Searchlight With Terfa: How IBB Instituted Corruption And Stagnated Nigeria’s Economy


Titus Terver Mamadu, a scholar in Religion and Philosophy made it clear in 2006, that Nigeria would have been the best country in Africa and one of the best in the world if not that corruption was institutionalized and most of the leaders never saw anything wrong in it. According to him, Gen. Ibrahim Babangida was the worse head of state Nigeria ever had because of so many atrocities and impunity he committed during his era of dictatorship.
I agree with Mamadu after a comprehensive study shows that Babangida was truly the worse head of state Nigeria ever had. Nigerians are suffering today because of so many wrong and self-centred choices he made.
In August 27, 1985, Buhari’s regime was deposed in a peaceful military coup, led by Gen. Ibrahim Babangida, an army chief of staff. During Babangida’s regime, Nigeria experience unmitigated disaster. Corruption was institutionalized in the country. Barely a year later, precisely on October 19, 1986, Dele Giwa, the founding editor of Newswatch Magazine, was murdered through a letter bomb. The General was charged of Dele Giwa’s death but he claimed not to have had anything to do with his death. The nation was noted of insecurity and looseness in high places within this period. This result was the experience of two coups plot that threatened Babangida’s tenure.
On December 20, 1985, it was announced of the first coup attempt. Mentioned as being involved in the alleged plot was Major Gen. Mamman Vasta, Babangida’s best man, an old school and army course-mate, who was then the minister of the Federal Capital Territory. He was accused, together with 13 other military officers. On March 3, 1986, Vatsa and the nine other officers were executed for the alleged plot.
On 27 July 1990, another batch of 42 military men was wasted. The officers had on 22 April 1990 attempted to overthrow Babangida’s government in a bloody shootout. The plotters led by Major Gideon Orkar, had in their speech read on the aborted coup day, accused the head of state of corruption and politicization of the military and insincerity about his transition programme, among other things. On 13 September, 1990 another batch of 31 retired military men was added to the Orkar gang and executed.
Apart from the so many lives lost during Babangida’s administration, there was a great damage done on the economy whose effects have been felt till date. In 1986, the despot introduced the Structural Adjustment Programme (SAP), as the Panacea for Nigeria’s economic problems. But it was clear after only a few months that Babangida’s administration lacked the strict financial discipline that economic revivalist programmes like SAP entailed. The naira was devalued and all sorts of extra-ministerial parastatals were founded allegedly within the SAP ambit. These included the Directorates of Food, Road, and Rural infrastructure; the Better Life Programme; the National Directorate for Employment and Community Banks. In time, SAP and these agencies had become ready conduit pipes to siphon money from the national treasury. Gradually, the prices of goods were inflated; naira became a worthless currency.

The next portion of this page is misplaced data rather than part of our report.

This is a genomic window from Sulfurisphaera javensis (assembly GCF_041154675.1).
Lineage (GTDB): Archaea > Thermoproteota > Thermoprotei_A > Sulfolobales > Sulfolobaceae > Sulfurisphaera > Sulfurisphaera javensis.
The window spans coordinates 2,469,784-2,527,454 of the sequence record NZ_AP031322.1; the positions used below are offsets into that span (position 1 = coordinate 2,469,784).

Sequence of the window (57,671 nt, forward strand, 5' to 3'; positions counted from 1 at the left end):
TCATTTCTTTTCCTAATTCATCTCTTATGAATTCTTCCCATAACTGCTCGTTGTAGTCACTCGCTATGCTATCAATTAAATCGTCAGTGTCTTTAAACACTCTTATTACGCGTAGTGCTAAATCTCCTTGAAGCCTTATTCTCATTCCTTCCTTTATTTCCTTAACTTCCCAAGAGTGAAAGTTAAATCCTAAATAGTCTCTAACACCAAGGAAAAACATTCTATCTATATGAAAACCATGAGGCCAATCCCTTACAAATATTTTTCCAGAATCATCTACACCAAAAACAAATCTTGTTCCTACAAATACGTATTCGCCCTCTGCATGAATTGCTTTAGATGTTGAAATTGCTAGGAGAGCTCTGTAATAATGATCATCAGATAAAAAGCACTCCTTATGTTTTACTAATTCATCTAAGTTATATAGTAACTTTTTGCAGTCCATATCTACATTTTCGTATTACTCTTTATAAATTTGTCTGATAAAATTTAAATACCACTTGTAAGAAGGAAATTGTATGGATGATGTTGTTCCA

Importantly, there was then an appalling dedication in the living standard of Nigerians. The poor masses suffered from abject poverty and hunger. The out cries were so much that for the common man on the street, SAP was renamed “Stomach Adjustment programme”.
The News of 7 June 1999, Vol.12, No.22 P.16, reports that under Babangida’s administration, foreign debt rose to $30.2 billion. It was this time also that the country witnessed an unprecedented level of capital flight, divestment of foreign investment from key industrial sectors, low capital utilization, outright closure of some industrial concerns and expectedly, unemployment.
Babangida’s rule was again noted with a great deal of inconsistency, chaos and outright activities of armed robbery, fraud and cultism. He was alleged to have siphoned the $12 billion Gulf war windfall even at a time when Nigerians had not enough to live on.
In 1987, two years after assuming power, he announced a transition programme billed to terminate in 1990. But the programme was later extended to 1992 and then to 1993. Billions of naira was spent for each of these programmes that turned out to be abortive. The hope was lost completely when he annulled the June 12, 1993 presidential election, which was to usher M.K.O Abiola as civilian president. When the pressure became so severe on him, he finally bowed out of office and handed over to the interim head of state, Ernest Shonekan.
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